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Taxes 2022: How to avoid an IRS audit of your taxes

Tax changes to know about for 2022
Tax changes you need to know about for 2022 07:09

Getting audited by the IRS is a common fear around tax time. So how nervous should you be? If you play by the rules and understand what can invite unwanted scrutiny, not very: The IRS conducts half the audits that it did just a decade ago. As of 2019, the agency was auditing only 0.4% of all taxpayer returns, down from more than 2% in the 1970s.

Still, it's important to understand what can raise red flags with the IRS, as well as how to be prepared in case the tax agency does audit you. While it's impossible to fully inoculate yourself give that portion of audits are truly random, tax experts say there are steps you can take to minimize the likelihood of receiving that feared notice from the IRS.

"The IRS needs to make their own judgments about what resources they will put into auditing people and how much benefit will they get out of it," said Eric Bronnenkant, head of tax at Betterment. That includes "how much money can they collect from taxpayers who are doing something incorrectly, and how much does that instill the appropriate fear in people against doing the wrong thing."

A couple major issues can attract the IRS' attention, Bronnenkant noted. First, while the overall audit rate is low, there is a higher inspection rate for low-income workers who claim the federal Earned Income Tax Credit. Another major red flag is when people don't report all their income, which can happen if someone forgets they earned money from a side gig, for example. 

EITC: Why the tax credit can lead to an audit

Some Americans may have more grounds for concern about getting audited than others. One such group is low-income households with less than $25,000 in annual earnings.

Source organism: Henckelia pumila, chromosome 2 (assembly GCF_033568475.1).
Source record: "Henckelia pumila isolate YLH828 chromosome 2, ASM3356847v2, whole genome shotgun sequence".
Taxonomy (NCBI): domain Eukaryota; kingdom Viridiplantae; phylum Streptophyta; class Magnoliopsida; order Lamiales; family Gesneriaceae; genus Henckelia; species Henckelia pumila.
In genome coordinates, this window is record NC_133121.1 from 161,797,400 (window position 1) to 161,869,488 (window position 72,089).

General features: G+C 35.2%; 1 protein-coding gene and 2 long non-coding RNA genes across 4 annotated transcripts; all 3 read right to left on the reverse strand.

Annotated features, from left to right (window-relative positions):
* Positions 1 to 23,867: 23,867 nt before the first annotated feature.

This group is five times as likely to be audited as everyone else, according to a recent analysis of IRS data by the Transactional Records Access Clearinghouse (TRAC) at Syracuse University. About 13 tax returns out of 1,000 filed by those earning less than $25,000 were audited in the fiscal year ended September 30, compared with a rate of 2.6 for every 1,000 returns for people with incomes above $25,000, the group found. 

The reason is due to a higher rate of errors with the EITC, with one analysis finding that as many as half of returns claiming the tax credit had erroneously claimed too much or incorrectly claimed the credit, according to the conservative Heritage Foundation. 

These audits are typically dealt with through letter, also known as a "correspondence audit." The IRS will send a letter to clarify an issue, as opposed to the typically more complex face-to-face audits. More than half of correspondence audits initiated by the IRS last year involved the EITC, TRAC found. 

Report all your income

The IRS receives records from employers, banks, investment firms and other companies about your income. That means if the income on your tax return doesn't match its records, you could get flagged for an audit.